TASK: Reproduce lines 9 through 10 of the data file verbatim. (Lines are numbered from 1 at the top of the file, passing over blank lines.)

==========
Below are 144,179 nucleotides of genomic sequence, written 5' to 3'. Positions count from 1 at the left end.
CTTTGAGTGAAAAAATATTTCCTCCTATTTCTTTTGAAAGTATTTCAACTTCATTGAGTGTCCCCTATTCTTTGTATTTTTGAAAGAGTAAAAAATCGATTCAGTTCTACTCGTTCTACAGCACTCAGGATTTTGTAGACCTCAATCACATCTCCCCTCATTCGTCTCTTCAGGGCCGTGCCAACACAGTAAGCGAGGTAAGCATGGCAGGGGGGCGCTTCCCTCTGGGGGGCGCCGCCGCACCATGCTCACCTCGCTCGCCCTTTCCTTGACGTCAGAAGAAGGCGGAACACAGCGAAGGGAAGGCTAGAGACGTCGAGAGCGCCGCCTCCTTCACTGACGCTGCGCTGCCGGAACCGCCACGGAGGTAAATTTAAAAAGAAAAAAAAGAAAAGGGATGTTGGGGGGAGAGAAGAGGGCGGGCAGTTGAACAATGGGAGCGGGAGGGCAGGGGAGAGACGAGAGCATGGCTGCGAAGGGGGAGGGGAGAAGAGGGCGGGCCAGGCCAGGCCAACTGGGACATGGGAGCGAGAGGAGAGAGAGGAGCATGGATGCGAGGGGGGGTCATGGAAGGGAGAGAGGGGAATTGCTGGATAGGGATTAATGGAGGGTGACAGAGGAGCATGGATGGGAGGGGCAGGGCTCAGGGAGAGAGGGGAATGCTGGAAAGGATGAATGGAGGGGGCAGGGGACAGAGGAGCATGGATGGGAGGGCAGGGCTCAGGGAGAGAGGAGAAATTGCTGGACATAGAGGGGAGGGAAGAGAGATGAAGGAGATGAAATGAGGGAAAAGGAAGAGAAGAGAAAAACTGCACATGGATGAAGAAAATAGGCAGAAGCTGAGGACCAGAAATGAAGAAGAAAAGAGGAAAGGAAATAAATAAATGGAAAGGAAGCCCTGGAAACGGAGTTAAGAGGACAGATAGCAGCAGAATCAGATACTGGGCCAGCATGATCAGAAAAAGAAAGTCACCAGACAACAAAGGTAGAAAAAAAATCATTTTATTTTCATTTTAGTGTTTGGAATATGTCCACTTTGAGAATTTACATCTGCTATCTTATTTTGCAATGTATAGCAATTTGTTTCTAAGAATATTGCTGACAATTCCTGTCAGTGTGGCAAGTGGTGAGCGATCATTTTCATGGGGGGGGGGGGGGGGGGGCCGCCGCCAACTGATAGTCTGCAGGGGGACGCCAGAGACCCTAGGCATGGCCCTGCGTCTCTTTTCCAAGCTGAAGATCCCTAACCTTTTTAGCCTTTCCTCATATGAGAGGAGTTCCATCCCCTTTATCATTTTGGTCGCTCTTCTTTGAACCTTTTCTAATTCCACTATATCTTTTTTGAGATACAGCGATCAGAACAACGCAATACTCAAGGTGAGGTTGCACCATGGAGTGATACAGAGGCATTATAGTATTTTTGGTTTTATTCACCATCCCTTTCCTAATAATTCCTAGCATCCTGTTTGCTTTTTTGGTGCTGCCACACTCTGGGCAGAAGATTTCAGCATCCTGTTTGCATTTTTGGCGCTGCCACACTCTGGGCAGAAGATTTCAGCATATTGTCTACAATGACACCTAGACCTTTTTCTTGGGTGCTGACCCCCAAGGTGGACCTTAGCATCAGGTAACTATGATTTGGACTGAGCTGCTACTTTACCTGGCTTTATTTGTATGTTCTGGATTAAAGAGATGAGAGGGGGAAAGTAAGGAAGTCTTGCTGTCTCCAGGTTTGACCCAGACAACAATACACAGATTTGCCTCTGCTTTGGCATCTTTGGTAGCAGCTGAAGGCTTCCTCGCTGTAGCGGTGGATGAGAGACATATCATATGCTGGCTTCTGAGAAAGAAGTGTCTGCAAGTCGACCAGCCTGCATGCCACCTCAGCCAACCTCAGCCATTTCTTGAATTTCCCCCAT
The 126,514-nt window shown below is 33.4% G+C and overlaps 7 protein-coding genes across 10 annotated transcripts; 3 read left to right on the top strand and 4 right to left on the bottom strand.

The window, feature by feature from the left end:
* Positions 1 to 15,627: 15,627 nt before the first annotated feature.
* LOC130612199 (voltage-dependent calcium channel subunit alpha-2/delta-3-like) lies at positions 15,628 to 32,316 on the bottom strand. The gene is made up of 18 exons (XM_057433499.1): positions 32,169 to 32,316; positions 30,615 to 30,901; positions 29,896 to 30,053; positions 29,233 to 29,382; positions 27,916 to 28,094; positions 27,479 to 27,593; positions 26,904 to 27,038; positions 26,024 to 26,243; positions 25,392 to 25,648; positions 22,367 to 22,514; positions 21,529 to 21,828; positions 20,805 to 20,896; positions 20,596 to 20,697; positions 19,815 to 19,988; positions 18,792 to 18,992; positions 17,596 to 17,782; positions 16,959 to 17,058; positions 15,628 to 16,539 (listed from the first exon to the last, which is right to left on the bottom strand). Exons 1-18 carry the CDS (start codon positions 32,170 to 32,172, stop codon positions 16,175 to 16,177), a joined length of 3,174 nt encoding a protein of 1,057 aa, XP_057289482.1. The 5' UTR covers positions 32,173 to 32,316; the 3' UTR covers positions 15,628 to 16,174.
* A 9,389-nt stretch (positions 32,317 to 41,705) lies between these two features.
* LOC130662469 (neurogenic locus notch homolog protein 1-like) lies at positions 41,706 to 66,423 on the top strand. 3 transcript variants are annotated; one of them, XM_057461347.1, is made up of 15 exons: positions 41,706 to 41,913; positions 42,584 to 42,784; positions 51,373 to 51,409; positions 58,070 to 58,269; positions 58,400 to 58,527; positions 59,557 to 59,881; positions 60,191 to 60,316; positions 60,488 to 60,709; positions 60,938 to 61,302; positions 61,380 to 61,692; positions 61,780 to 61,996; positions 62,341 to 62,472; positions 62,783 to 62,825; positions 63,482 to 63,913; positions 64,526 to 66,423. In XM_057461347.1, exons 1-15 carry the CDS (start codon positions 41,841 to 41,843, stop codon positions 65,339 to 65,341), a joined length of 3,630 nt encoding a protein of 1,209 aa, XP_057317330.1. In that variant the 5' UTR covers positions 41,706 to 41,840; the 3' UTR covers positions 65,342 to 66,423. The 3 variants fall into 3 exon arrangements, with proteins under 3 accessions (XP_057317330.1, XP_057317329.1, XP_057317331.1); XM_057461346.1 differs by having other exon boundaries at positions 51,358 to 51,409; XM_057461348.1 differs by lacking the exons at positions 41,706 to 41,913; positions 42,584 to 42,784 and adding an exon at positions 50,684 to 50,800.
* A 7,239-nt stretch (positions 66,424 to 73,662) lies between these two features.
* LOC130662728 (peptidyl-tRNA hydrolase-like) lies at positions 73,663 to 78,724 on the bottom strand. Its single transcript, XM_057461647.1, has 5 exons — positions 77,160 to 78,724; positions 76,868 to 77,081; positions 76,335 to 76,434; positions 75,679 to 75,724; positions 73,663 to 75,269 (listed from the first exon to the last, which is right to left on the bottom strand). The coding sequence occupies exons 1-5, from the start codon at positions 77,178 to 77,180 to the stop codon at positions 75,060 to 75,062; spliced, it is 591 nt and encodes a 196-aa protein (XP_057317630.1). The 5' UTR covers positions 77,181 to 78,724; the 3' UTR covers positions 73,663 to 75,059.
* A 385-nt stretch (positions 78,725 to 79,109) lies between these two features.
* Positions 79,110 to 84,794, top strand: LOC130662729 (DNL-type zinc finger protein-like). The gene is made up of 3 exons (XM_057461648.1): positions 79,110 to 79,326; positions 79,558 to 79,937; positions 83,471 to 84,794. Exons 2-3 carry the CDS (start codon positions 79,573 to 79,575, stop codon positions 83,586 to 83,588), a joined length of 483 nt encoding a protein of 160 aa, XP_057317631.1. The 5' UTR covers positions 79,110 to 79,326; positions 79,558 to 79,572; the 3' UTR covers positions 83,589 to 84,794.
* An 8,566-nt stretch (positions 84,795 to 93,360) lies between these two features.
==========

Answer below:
* A 7,239-nt stretch (positions 66,424 to 73,662) lies between these two features.
* LOC130662728 (peptidyl-tRNA hydrolase-like) lies at positions 73,663 to 78,724 on the bottom strand. Its single transcript, XM_057461647.1, has 5 exons — positions 77,160 to 78,724; positions 76,868 to 77,081; positions 76,335 to 76,434; positions 75,679 to 75,724; positions 73,663 to 75,269 (listed from the first exon to the last, which is right to left on the bottom strand). The coding sequence occupies exons 1-5, from the start codon at positions 77,178 to 77,180 to the stop codon at positions 75,060 to 75,062; spliced, it is 591 nt and encodes a 196-aa protein (XP_057317630.1). The 5' UTR covers positions 77,181 to 78,724; the 3' UTR covers positions 73,663 to 75,059.